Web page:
Fiber Bragg grating (FBG) sensors are used in numerous applications. Currently, the assessment of dynamic loads with FBGs is of increasing interest. Those applications include vibration analysis, acceleration, or dynamic strain estimation. The acquisition of dynamic signals usually incorporates the application of signal low-pass filtering before signal quantization. FBG interrogators based on spectrometers or scanning lasers inherently have a limited antialiasing capability for dynamic FBG signals. We present a theoretical analysis of an all optical low-pass filter for spectrometer-based interrogators. The low-pass filter is based on the application of a luminescent material onto the detector. Light absorption and continuous light reemission lead to an advanced attenuation of high FBG signal frequencies. An analytic derivation of the system transfer function and numerical signal simulations are presented.

1. Introduction

Fiber-Bragg-grating- (FBG-) based measurement systems are attractive due to the inherent immunity of FBG sensors against electromagnetic interference, low sensor dimensions and weight, and the multiplexability of a plurality of FBG sensors within one sensing fiber [1]. Several interrogation methods have been developed and are already commercially available. Systems based on scanning laser spectral interrogators, edge-filter-based interrogators, scanning-filter-based approaches, and systems based on spectrometers are the most prominent implementations [25]. FBG sensors have been intensively employed in quasistatic environments. Currently, there is an increasing interest in the application of FBG sensors for the acquisition of dynamic loads [6]. Among those dynamic quantities to be measured are accelerations [7, 8], lamb wave propagation in composite structures [9], dynamic structural shape monitoring [10], and so forth. In general, the acquisition of dynamic loads requires a low-pass filtering of the signal before quantization and sampling. Insufficient signal low-pass filtering can lead to the occurrence of aliased signal components in the acquired signal [11]. FBG measurement systems incorporating high antialiasing capabilities based on spectral FBG signal filtering have been demonstrated [12, 13]. Those interrogators, however, offer a limited number of sensors per interrogator. FBG interrogators based on spectrometers exhibit a certain low-pass behaviour due to temporal signal integration before signal quantization [14]. However, this inherent low-pass is not comparable to standard low-pass filters employed in electric measurement systems.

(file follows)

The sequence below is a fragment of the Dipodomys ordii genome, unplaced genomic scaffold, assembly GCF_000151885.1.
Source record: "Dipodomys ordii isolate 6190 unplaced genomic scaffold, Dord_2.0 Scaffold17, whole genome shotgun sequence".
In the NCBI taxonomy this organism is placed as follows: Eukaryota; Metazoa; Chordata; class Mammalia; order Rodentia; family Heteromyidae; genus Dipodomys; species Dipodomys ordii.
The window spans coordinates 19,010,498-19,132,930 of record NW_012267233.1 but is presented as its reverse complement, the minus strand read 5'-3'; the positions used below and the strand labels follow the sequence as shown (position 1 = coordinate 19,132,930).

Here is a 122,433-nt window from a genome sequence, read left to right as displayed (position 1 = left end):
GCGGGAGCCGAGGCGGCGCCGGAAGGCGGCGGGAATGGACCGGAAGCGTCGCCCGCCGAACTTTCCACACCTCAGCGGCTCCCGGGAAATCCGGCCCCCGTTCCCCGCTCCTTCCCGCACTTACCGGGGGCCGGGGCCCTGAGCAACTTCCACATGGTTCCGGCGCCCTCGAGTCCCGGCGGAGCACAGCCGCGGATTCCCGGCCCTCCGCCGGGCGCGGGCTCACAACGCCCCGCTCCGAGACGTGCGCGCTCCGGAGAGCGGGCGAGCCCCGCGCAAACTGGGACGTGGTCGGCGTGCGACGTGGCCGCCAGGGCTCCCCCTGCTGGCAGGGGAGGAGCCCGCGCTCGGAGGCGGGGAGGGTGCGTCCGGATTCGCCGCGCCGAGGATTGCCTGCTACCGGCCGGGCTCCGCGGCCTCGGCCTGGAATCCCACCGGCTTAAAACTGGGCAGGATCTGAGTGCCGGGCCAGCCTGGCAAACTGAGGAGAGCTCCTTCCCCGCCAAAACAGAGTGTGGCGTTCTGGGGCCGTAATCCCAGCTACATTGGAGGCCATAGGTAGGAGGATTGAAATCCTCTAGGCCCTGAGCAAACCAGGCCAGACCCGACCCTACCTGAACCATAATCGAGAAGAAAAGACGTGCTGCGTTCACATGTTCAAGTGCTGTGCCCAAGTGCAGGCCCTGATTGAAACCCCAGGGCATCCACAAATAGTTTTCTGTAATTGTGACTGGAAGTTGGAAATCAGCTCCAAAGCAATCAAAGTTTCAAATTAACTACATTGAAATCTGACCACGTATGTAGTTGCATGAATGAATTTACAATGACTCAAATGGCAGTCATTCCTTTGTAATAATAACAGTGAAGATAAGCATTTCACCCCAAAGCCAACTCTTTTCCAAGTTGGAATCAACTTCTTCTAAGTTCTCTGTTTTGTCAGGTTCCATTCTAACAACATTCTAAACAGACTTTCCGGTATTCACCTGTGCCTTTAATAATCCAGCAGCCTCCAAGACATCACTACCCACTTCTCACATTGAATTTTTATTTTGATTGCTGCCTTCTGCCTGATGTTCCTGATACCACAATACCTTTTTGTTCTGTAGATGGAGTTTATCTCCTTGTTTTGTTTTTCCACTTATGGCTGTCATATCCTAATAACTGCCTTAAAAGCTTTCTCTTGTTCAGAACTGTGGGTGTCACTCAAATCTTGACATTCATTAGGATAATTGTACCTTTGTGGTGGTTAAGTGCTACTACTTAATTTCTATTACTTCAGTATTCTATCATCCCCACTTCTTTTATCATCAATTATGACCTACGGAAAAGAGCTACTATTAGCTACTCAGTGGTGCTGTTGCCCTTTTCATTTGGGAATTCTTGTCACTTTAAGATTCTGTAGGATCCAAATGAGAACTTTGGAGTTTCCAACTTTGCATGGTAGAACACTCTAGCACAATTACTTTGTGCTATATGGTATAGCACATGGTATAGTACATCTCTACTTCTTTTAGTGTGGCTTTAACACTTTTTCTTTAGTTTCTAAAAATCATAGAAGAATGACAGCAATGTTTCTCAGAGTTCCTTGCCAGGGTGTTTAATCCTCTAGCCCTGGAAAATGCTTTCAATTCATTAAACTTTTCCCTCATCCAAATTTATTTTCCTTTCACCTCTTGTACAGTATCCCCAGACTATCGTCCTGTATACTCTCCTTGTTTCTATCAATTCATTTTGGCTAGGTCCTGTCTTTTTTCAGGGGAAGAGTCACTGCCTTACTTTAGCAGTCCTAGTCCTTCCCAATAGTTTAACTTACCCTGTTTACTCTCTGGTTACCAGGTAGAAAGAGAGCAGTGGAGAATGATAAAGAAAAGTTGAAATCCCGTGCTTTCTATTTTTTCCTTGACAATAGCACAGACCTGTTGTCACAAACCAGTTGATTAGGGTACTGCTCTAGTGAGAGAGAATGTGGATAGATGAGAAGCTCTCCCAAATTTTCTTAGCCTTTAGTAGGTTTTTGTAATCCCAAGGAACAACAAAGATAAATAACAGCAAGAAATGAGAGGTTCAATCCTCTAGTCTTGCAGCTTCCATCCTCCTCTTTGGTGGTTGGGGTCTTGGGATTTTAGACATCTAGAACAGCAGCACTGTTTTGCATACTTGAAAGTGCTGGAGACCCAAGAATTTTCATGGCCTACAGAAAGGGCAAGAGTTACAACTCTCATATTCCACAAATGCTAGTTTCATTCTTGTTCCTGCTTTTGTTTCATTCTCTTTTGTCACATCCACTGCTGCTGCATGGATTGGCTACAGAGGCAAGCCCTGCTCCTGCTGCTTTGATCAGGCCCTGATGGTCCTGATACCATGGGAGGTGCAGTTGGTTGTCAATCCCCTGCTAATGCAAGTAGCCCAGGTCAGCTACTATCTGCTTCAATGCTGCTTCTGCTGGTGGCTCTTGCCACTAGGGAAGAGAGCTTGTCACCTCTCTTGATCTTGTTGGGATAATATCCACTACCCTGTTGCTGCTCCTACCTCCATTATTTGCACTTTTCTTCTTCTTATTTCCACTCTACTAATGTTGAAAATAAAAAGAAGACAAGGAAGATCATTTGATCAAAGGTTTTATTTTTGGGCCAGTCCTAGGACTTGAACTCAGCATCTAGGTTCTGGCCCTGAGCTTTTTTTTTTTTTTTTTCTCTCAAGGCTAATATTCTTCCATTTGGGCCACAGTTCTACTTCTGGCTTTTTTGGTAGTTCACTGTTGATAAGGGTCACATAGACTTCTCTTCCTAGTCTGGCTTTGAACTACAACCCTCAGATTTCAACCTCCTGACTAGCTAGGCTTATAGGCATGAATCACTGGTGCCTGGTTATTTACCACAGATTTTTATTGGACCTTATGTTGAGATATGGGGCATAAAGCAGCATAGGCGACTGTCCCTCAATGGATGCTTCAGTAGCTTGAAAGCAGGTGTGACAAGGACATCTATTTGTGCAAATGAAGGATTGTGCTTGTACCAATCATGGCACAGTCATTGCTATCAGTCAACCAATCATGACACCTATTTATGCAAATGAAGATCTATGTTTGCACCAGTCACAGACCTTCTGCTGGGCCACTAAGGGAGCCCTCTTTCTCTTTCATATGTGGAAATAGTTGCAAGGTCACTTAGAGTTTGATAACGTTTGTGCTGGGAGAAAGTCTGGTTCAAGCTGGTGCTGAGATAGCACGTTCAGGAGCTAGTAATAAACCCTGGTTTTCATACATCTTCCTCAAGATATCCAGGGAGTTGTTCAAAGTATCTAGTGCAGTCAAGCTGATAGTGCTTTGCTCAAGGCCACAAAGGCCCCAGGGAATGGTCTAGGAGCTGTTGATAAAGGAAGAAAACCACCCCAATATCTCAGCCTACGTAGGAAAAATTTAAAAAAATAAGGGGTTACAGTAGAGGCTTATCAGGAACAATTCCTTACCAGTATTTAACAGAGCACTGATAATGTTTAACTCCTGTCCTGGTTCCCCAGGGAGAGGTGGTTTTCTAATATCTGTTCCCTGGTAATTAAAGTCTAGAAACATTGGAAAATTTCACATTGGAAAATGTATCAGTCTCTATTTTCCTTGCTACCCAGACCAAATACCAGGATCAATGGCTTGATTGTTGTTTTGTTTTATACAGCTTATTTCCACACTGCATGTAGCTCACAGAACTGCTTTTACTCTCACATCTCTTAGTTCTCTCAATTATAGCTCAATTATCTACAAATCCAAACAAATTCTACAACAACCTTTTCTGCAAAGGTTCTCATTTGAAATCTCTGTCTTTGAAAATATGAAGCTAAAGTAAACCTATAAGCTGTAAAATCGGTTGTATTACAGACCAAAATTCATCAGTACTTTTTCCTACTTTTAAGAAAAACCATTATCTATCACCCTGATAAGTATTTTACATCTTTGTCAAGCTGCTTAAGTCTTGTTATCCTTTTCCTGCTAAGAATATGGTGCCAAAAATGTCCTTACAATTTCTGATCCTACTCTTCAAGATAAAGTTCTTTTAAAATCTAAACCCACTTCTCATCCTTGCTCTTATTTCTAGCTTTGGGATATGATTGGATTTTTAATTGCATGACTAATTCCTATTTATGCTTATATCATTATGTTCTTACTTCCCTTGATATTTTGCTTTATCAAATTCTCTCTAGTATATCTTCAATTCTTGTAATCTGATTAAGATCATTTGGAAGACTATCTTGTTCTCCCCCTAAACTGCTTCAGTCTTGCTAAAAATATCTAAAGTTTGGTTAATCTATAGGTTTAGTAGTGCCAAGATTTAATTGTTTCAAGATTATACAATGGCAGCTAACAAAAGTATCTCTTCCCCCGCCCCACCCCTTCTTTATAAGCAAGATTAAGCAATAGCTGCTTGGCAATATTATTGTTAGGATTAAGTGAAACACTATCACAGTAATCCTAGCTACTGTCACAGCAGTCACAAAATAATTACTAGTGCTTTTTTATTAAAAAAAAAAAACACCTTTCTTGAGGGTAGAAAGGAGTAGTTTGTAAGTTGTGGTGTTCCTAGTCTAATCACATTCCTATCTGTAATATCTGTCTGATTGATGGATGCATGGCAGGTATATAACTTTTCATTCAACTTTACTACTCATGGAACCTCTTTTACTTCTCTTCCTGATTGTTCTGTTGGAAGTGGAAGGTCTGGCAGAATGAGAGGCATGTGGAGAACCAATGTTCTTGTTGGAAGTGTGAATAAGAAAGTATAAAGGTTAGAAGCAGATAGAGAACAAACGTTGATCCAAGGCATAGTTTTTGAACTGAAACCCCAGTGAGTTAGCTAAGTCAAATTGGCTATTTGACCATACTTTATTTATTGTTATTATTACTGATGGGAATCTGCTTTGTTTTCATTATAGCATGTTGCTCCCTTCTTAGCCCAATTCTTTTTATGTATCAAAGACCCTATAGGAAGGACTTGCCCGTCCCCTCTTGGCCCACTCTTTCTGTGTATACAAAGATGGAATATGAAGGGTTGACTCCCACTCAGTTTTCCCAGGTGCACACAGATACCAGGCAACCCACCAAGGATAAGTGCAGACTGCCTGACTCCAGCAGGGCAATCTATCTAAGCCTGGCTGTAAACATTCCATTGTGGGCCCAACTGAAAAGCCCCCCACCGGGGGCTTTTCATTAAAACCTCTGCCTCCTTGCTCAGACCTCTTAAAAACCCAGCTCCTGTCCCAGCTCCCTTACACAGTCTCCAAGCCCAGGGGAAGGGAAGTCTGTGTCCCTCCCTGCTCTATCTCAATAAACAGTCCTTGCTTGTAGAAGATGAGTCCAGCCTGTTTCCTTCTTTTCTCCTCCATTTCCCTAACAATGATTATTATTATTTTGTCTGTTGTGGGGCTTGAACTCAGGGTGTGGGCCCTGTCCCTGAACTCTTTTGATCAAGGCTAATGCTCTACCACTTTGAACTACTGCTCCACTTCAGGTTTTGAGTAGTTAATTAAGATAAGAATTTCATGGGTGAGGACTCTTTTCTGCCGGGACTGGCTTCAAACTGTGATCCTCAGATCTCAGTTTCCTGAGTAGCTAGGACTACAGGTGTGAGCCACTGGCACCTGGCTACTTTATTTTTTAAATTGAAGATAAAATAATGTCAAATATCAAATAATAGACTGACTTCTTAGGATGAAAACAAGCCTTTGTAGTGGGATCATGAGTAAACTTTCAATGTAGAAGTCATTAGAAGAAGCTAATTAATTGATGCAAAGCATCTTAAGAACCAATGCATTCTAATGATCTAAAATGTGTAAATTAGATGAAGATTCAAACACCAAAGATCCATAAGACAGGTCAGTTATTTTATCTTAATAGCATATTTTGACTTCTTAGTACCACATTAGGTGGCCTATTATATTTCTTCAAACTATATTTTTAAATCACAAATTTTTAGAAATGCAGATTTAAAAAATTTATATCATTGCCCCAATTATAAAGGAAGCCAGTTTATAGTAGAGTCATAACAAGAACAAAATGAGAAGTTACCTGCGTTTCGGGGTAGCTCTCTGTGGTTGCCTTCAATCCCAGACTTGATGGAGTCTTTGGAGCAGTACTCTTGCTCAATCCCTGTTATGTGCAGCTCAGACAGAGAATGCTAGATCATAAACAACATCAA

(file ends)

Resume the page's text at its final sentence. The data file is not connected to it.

We propose a method for application of an additional signal low-pass filter for the acquisition of dynamic loads using spectrometers.

2. All-Optical FBG Low-Pass Filter

Figure 1 exemplarily depicts the interrogation scheme of a spectrometer-based FBG interrogator. A FBG is illuminated by a broadband light source. A narrow wavelength band around the Bragg wavelength is reflected and guided via an optical circulator to the spectrometer. The dispersing element in the spectrometer images the sensor spectrum linearly onto a CCD line array.

2.1. State of the Art

In conventional spectrometric FBG interrogation systems, the attenuation of high signal frequencies is determined by the temporal signal integration of the detector, as described by Van Damme et al. [14]. This low-pass behaviour is tuneable to certain extent by adjusting the fraction of the integration time compared to the overall cycle time of the sensor. The maximum performance, that is, the maximum signal amplitude attenuation at high signal frequencies, is achieved for a maximum integration time. The relative transfer function is then given by where is the sampling frequency and is the signal frequency. This indicates a maximum signal attenuation of 3.98 dB at the Nyquist frequency . Signal components with will thus be detected as aliased frequency components with nonvanishing amplitude.

2.2. System Description

The proposed system implements a signal low-pass filter to spectrometric interrogators based on a continuous delay of the spectral signal on the detector. The continuous delay is accomplished by light absorption and continuous light reemission within a luminescent material. A possible arrangement of the proposed system is depicted in Figure 2. A luminescent material is placed on top of the light-sensitive detector. The layer absorbs incident light being refracted at the spectrometer grating and continuously reemits it towards the detector. A description of the low-pass sensing mechanism of the system is given in the following.

A FBG peak at a position with intensity on the detector at a time is absorbed within the layer on top of the detector. The light will be continuously reemitted at position with an intensity at time , where is the lifetime of the transition in the luminescent material. Conclusively, a trend of a FBG peak will be continuously superimposed with a family of trends with intensity , [15]. This description is valid for constant absorption rates in the material; that is, the probability of absorption for an incident photon must be constant. The signal generation process is exemplarily depicted in Figure 3. The original trend of the FBG peak on the detector is depicted by the black solid trend. The delayed attenuated signals are indicated by the grayed lines.